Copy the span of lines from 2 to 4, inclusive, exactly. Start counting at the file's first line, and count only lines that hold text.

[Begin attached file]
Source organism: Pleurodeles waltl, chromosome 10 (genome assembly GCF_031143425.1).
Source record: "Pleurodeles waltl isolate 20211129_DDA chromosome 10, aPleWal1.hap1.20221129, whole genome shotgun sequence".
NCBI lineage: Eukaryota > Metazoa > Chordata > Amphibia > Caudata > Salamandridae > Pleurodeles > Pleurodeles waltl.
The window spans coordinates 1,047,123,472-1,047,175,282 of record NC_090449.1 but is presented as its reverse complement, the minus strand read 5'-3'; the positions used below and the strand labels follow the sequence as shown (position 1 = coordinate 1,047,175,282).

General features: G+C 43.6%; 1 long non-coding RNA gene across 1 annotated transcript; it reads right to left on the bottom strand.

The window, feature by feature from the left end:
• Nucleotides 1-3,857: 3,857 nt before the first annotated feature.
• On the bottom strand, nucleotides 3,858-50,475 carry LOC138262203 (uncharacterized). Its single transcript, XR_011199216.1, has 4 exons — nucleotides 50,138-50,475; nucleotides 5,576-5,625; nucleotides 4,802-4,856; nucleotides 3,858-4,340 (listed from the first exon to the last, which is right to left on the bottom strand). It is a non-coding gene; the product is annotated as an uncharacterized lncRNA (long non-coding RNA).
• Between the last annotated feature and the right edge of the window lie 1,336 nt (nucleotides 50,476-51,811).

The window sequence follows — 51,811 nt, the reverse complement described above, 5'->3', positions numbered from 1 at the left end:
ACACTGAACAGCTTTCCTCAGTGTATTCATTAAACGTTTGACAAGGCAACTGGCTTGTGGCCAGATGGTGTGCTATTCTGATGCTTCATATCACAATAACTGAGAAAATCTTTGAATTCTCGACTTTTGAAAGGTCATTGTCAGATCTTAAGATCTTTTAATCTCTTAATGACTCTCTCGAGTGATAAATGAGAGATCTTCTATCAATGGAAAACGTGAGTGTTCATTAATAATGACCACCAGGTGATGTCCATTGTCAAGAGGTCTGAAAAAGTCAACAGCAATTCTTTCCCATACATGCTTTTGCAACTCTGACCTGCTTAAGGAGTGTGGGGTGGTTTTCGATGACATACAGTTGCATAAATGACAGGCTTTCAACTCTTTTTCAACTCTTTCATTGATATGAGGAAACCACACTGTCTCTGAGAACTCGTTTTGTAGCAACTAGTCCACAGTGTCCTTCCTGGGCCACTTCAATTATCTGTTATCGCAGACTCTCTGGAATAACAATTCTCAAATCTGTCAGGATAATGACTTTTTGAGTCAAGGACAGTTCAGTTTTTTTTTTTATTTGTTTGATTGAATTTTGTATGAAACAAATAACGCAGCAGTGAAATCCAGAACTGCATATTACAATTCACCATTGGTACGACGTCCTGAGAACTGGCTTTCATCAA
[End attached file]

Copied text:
Source record: "Pleurodeles waltl isolate 20211129_DDA chromosome 10, aPleWal1.hap1.20221129, whole genome shotgun sequence".
NCBI lineage: Eukaryota > Metazoa > Chordata > Amphibia > Caudata > Salamandridae > Pleurodeles > Pleurodeles waltl.
The window spans coordinates 1,047,123,472-1,047,175,282 of record NC_090449.1 but is presented as its reverse complement, the minus strand read 5'-3'; the positions used below and the strand labels follow the sequence as shown (position 1 = coordinate 1,047,175,282).